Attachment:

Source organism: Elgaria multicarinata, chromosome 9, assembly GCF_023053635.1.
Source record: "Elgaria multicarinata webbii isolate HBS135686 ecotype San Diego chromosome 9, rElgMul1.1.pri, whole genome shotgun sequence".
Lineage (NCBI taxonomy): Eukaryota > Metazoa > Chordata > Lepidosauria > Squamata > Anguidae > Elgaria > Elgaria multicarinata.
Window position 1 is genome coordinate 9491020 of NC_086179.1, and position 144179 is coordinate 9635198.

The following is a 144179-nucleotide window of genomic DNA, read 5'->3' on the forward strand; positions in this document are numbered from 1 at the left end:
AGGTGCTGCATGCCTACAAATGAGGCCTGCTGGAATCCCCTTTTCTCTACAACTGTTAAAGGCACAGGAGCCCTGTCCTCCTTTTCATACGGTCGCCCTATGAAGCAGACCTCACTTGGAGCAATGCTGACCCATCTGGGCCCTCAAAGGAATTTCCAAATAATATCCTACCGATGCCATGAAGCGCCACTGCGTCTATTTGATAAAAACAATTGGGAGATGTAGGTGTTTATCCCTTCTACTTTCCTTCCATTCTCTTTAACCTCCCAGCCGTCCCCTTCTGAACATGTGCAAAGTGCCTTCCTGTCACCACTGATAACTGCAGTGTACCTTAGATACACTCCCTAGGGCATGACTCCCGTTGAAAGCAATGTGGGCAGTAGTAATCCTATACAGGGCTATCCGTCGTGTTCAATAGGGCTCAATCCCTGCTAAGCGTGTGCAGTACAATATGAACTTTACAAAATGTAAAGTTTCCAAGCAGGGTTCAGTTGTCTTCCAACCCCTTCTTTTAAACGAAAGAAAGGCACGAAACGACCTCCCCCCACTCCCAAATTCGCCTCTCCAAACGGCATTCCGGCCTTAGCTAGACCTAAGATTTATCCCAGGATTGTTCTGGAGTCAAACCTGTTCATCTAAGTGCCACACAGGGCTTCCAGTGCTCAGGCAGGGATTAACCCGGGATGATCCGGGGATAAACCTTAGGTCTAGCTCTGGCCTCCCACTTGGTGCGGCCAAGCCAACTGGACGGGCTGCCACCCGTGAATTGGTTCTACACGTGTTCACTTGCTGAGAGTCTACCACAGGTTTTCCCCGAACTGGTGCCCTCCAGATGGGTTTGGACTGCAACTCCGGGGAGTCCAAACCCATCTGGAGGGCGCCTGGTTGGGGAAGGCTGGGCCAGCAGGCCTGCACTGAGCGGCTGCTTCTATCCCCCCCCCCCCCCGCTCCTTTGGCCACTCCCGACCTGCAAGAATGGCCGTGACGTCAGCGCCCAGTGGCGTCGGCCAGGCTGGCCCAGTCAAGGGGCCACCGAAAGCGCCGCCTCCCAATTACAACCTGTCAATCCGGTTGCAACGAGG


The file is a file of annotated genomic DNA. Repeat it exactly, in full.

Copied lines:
Source organism: Elgaria multicarinata, chromosome 9, assembly GCF_023053635.1.
Source record: "Elgaria multicarinata webbii isolate HBS135686 ecotype San Diego chromosome 9, rElgMul1.1.pri, whole genome shotgun sequence".
Lineage (NCBI taxonomy): Eukaryota > Metazoa > Chordata > Lepidosauria > Squamata > Anguidae > Elgaria > Elgaria multicarinata.
Window position 1 is genome coordinate 9491020 of NC_086179.1, and position 144179 is coordinate 9635198.

The following is a 144179-nucleotide window of genomic DNA, read 5'->3' on the forward strand; positions in this document are numbered from 1 at the left end:
AGGTGCTGCATGCCTACAAATGAGGCCTGCTGGAATCCCCTTTTCTCTACAACTGTTAAAGGCACAGGAGCCCTGTCCTCCTTTTCATACGGTCGCCCTATGAAGCAGACCTCACTTGGAGCAATGCTGACCCATCTGGGCCCTCAAAGGAATTTCCAAATAATATCCTACCGATGCCATGAAGCGCCACTGCGTCTATTTGATAAAAACAATTGGGAGATGTAGGTGTTTATCCCTTCTACTTTCCTTCCATTCTCTTTAACCTCCCAGCCGTCCCCTTCTGAACATGTGCAAAGTGCCTTCCTGTCACCACTGATAACTGCAGTGTACCTTAGATACACTCCCTAGGGCATGACTCCCGTTGAAAGCAATGTGGGCAGTAGTAATCCTATACAGGGCTATCCGTCGTGTTCAATAGGGCTCAATCCCTGCTAAGCGTGTGCAGTACAATATGAACTTTACAAAATGTAAAGTTTCCAAGCAGGGTTCAGTTGTCTTCCAACCCCTTCTTTTAAACGAAAGAAAGGCACGAAACGACCTCCCCCCACTCCCAAATTCGCCTCTCCAAACGGCATTCCGGCCTTAGCTAGACCTAAGATTTATCCCAGGATTGTTCTGGAGTCAAACCTGTTCATCTAAGTGCCACACAGGGCTTCCAGTGCTCAGGCAGGGATTAACCCGGGATGATCCGGGGATAAACCTTAGGTCTAGCTCTGGCCTCCCACTTGGTGCGGCCAAGCCAACTGGACGGGCTGCCACCCGTGAATTGGTTCTACACGTGTTCACTTGCTGAGAGTCTACCACAGGTTTTCCCCGAACTGGTGCCCTCCAGATGGGTTTGGACTGCAACTCCGGGGAGTCCAAACCCATCTGGAGGGCGCCTGGTTGGGGAAGGCTGGGCCAGCAGGCCTGCACTGAGCGGCTGCTTCTATCCCCCCCCCCCCCCGCTCCTTTGGCCACTCCCGACCTGCAAGAATGGCCGTGACGTCAGCGCCCAGTGGCGTCGGCCAGGCTGGCCCAGTCAAGGGGCCACCGAAAGCGCCGCCTCCCAATTACAACCTGTCAATCCGGTTGCAACGAGG